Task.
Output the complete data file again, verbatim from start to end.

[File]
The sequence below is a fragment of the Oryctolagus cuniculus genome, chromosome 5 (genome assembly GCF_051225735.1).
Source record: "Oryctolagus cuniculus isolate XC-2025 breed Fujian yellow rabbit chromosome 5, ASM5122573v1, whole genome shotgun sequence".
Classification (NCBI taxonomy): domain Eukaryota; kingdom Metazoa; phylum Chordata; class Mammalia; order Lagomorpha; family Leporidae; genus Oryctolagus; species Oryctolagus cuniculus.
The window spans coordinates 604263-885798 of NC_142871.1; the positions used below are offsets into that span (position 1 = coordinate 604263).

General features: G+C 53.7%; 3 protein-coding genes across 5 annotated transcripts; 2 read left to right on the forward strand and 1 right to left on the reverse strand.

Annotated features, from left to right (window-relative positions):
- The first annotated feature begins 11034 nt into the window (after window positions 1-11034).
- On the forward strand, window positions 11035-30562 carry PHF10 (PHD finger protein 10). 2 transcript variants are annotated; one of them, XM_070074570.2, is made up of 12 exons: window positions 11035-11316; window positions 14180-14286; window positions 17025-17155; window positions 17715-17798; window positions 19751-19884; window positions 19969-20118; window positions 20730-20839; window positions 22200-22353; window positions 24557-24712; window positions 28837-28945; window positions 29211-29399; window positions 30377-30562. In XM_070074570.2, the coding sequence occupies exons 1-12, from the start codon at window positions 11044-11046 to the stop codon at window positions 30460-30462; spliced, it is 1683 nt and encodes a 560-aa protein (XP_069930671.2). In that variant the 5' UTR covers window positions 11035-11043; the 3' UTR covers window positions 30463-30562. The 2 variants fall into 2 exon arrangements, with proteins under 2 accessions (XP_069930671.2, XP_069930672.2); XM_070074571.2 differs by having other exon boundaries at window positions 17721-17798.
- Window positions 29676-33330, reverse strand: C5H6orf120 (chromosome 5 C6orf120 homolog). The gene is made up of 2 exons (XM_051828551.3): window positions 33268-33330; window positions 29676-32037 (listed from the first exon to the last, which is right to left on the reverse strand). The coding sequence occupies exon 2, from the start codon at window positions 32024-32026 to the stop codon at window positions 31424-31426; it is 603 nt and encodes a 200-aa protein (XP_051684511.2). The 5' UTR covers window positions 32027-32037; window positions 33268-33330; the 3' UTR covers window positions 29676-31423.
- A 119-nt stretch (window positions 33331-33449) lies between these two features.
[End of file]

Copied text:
The sequence below is a fragment of the Oryctolagus cuniculus genome, chromosome 5 (genome assembly GCF_051225735.1).
Source record: "Oryctolagus cuniculus isolate XC-2025 breed Fujian yellow rabbit chromosome 5, ASM5122573v1, whole genome shotgun sequence".
Classification (NCBI taxonomy): domain Eukaryota; kingdom Metazoa; phylum Chordata; class Mammalia; order Lagomorpha; family Leporidae; genus Oryctolagus; species Oryctolagus cuniculus.
The window spans coordinates 604263-885798 of NC_142871.1; the positions used below are offsets into that span (position 1 = coordinate 604263).

General features: G+C 53.7%; 3 protein-coding genes across 5 annotated transcripts; 2 read left to right on the forward strand and 1 right to left on the reverse strand.

Annotated features, from left to right (window-relative positions):
- The first annotated feature begins 11034 nt into the window (after window positions 1-11034).
- On the forward strand, window positions 11035-30562 carry PHF10 (PHD finger protein 10). 2 transcript variants are annotated; one of them, XM_070074570.2, is made up of 12 exons: window positions 11035-11316; window positions 14180-14286; window positions 17025-17155; window positions 17715-17798; window positions 19751-19884; window positions 19969-20118; window positions 20730-20839; window positions 22200-22353; window positions 24557-24712; window positions 28837-28945; window positions 29211-29399; window positions 30377-30562. In XM_070074570.2, the coding sequence occupies exons 1-12, from the start codon at window positions 11044-11046 to the stop codon at window positions 30460-30462; spliced, it is 1683 nt and encodes a 560-aa protein (XP_069930671.2). In that variant the 5' UTR covers window positions 11035-11043; the 3' UTR covers window positions 30463-30562. The 2 variants fall into 2 exon arrangements, with proteins under 2 accessions (XP_069930671.2, XP_069930672.2); XM_070074571.2 differs by having other exon boundaries at window positions 17721-17798.
- Window positions 29676-33330, reverse strand: C5H6orf120 (chromosome 5 C6orf120 homolog). The gene is made up of 2 exons (XM_051828551.3): window positions 33268-33330; window positions 29676-32037 (listed from the first exon to the last, which is right to left on the reverse strand). The coding sequence occupies exon 2, from the start codon at window positions 32024-32026 to the stop codon at window positions 31424-31426; it is 603 nt and encodes a 200-aa protein (XP_051684511.2). The 5' UTR covers window positions 32027-32037; window positions 33268-33330; the 3' UTR covers window positions 29676-31423.
- A 119-nt stretch (window positions 33331-33449) lies between these two features.